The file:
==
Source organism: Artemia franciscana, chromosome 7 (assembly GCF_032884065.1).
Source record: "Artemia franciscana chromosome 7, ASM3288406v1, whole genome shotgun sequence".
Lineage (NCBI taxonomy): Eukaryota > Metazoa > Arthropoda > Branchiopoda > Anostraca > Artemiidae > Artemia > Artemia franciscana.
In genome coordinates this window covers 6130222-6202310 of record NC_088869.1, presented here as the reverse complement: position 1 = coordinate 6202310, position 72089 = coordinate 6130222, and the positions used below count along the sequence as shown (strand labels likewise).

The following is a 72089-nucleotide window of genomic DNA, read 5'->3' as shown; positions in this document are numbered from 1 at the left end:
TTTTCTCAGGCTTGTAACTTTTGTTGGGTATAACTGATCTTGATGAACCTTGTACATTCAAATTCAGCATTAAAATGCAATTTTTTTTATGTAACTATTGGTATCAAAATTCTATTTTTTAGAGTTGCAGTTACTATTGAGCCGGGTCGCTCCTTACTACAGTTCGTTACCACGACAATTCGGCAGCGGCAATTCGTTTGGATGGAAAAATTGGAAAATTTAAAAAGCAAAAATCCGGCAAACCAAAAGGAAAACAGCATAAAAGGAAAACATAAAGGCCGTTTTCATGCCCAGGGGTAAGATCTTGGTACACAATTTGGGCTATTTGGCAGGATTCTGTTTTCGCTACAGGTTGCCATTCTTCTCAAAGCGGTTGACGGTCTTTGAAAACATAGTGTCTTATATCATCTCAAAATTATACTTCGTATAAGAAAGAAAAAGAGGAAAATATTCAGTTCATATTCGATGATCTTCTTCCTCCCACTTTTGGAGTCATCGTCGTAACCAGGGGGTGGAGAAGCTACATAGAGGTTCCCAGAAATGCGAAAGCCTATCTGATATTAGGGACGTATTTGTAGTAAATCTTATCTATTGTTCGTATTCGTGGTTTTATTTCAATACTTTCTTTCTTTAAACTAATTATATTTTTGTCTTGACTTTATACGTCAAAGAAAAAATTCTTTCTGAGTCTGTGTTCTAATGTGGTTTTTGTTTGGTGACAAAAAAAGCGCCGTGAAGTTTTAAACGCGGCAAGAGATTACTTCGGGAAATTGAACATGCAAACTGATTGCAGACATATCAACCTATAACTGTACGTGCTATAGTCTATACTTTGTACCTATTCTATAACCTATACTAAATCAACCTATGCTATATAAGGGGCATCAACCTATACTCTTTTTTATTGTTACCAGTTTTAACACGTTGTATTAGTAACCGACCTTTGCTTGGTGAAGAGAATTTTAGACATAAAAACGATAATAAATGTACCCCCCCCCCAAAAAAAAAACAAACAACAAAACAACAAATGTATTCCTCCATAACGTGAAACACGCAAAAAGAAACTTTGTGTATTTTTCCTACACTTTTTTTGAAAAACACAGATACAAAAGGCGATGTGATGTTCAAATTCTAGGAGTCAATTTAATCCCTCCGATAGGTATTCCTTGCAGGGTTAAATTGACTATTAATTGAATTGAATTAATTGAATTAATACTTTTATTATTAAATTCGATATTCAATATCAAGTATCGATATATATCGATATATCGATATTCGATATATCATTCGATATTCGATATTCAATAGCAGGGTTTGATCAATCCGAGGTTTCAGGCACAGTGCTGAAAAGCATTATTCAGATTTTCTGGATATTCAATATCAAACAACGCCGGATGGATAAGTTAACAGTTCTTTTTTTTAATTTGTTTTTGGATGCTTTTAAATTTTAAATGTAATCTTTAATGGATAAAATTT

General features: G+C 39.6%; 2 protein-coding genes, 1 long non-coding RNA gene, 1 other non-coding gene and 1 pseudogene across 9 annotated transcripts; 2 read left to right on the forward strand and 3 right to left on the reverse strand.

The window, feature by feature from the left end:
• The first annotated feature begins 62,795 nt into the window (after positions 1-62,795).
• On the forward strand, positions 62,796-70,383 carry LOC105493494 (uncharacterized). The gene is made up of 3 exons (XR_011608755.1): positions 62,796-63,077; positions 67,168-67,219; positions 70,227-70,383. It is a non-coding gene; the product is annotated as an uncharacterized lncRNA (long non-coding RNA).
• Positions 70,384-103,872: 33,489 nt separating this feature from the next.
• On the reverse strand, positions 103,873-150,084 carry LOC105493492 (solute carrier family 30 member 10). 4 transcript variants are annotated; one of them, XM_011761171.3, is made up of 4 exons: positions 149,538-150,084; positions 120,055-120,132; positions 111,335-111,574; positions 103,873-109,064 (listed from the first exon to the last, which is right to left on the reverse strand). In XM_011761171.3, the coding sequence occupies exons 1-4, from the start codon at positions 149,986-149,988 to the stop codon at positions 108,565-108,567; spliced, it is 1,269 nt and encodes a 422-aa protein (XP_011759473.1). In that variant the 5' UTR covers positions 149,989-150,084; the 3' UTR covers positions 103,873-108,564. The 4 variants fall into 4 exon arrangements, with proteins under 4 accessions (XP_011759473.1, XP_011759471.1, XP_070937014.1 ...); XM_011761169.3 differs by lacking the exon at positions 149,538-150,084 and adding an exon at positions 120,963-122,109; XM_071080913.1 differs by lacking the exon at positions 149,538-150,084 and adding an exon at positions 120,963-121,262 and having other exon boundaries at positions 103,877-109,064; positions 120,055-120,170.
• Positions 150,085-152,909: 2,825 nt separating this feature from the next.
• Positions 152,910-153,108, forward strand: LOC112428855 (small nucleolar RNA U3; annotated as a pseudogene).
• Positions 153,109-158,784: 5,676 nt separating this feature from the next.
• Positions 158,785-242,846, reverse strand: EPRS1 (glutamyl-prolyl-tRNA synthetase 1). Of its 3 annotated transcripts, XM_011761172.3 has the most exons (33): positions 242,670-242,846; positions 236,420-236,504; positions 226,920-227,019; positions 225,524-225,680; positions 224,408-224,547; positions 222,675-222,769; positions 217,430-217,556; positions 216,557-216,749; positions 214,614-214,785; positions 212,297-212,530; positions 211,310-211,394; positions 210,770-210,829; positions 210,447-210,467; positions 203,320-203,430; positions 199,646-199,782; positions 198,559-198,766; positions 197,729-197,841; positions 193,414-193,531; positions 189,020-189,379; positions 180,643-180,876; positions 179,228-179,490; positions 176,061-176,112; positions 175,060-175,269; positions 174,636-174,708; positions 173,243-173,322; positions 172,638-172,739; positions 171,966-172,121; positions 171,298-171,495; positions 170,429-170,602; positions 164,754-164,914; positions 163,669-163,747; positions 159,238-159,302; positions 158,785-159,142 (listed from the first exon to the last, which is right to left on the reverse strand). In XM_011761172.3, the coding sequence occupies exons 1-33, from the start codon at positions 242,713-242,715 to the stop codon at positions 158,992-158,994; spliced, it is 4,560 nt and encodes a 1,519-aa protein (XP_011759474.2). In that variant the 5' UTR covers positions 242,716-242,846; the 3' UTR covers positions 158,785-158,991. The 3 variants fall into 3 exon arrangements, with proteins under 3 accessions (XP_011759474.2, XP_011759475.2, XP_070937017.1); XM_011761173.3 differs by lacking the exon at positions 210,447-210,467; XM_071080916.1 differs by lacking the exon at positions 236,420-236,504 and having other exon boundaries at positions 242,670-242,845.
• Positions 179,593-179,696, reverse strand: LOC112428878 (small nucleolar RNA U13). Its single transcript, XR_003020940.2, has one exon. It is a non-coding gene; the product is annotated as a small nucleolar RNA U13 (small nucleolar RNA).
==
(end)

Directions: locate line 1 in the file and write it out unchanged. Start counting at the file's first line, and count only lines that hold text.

Source organism: Artemia franciscana, chromosome 7 (assembly GCF_032884065.1).